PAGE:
Rattlesnake by amslerPIX, on Flickr
Three times she has tangled with an electric fence (once even managing to clip herself to the fence with the clip on her lead - which led to a hectic time for all concerned) and now she has learned, the hard way, that electric fences are to be avoided.
Its easy to learn the hard way, if the experiences are unpleasant enough.
It's a lot more challenging, but a lot more beneficial, to learn from the experiences of others. If the experiences are bad, we'd rather not learn the hard way by experiencing them ourselves. We don't want to learn from our own experience that you should not pet a rattlesnake, or stick a knife in a toaster, or eat soap. We don't want our electricians to learn from their own experience how avoid wiring a house so that it catches fire, nor our airline pilots to learn from their own experience about how to avoid crash-landing a 747 in a crosswind.
Where the results of experience are harmful, the right way to learn from experience is to learn from the experience of others. That's how our Knowledge Management systems should be designed - to allow us to learn from shared experience, so we don't have to learn things the hard way ourselves. As Clay Shirky said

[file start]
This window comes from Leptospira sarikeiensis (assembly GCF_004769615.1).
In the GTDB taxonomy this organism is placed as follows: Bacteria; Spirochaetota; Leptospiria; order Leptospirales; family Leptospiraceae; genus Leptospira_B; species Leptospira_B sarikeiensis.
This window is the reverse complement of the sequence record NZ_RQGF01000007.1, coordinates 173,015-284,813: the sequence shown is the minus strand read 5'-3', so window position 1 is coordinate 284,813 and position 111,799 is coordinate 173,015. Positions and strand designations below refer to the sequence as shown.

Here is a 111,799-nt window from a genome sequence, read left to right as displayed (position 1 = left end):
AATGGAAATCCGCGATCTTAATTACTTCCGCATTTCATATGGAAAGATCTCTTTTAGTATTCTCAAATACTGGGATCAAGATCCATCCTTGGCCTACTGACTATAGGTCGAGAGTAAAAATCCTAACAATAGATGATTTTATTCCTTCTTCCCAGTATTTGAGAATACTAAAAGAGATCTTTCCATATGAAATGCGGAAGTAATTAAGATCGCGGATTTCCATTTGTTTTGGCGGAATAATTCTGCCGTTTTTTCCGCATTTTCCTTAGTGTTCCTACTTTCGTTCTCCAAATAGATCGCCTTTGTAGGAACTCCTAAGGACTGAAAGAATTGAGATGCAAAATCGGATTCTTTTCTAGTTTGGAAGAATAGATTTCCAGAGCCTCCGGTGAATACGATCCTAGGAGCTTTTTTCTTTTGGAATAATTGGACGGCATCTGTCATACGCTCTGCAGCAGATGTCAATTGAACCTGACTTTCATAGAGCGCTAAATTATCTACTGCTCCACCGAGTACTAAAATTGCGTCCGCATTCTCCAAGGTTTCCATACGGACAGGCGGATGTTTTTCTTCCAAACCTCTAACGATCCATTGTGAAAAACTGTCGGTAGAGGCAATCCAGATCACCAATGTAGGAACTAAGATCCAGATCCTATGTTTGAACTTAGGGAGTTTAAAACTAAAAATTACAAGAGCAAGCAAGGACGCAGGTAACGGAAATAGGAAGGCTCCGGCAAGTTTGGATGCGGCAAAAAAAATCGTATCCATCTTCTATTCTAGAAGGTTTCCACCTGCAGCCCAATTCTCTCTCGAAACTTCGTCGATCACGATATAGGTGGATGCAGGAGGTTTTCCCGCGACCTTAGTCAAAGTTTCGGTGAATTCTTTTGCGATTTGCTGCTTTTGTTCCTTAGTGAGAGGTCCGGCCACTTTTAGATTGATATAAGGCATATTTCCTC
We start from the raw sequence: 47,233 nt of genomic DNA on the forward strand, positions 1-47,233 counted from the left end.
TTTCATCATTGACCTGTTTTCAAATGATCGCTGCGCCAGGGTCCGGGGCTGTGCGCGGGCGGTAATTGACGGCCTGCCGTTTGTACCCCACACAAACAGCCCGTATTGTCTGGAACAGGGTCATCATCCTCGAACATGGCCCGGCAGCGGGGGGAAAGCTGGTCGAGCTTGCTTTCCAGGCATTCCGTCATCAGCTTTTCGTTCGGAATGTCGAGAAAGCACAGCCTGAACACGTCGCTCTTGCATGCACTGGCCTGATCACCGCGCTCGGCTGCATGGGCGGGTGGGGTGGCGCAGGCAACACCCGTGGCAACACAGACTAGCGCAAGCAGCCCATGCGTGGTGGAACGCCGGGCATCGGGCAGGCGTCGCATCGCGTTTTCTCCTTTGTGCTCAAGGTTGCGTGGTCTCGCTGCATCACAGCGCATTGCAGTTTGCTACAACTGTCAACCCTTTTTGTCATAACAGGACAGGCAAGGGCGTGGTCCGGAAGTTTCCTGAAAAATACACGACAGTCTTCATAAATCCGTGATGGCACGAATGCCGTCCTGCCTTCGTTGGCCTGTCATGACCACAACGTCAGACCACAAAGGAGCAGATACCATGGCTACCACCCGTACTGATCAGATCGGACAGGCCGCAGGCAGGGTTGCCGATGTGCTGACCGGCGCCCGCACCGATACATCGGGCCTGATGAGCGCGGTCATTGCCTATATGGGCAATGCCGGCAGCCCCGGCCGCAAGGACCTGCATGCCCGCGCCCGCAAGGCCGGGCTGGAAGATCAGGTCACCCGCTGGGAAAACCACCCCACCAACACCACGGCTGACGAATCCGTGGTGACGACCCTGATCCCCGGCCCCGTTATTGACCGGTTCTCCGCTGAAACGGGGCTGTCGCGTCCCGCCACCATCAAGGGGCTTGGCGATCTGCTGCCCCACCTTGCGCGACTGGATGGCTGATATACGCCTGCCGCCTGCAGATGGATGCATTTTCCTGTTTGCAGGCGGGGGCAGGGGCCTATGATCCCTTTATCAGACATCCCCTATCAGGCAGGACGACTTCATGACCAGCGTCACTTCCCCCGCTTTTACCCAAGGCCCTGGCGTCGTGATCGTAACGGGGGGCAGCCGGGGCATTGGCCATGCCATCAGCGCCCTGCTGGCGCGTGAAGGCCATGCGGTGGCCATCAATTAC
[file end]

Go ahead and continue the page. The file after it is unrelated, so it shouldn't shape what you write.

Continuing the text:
" Learning from (your own) experience is the worst possible way to learn something. Learning from experience is one up from remembering. That's not great. The best way to learn something is when someone else figures it out and tells you: "Don't go in that swamp. There are alligators in there."However learning from the experience of others requires a framework whereby
- experiences are discussed and analysed
- the learnings from those experiences are shared
- the emotional impact of those lessons are retained
- that shared experience is sought, reviewed and acted upon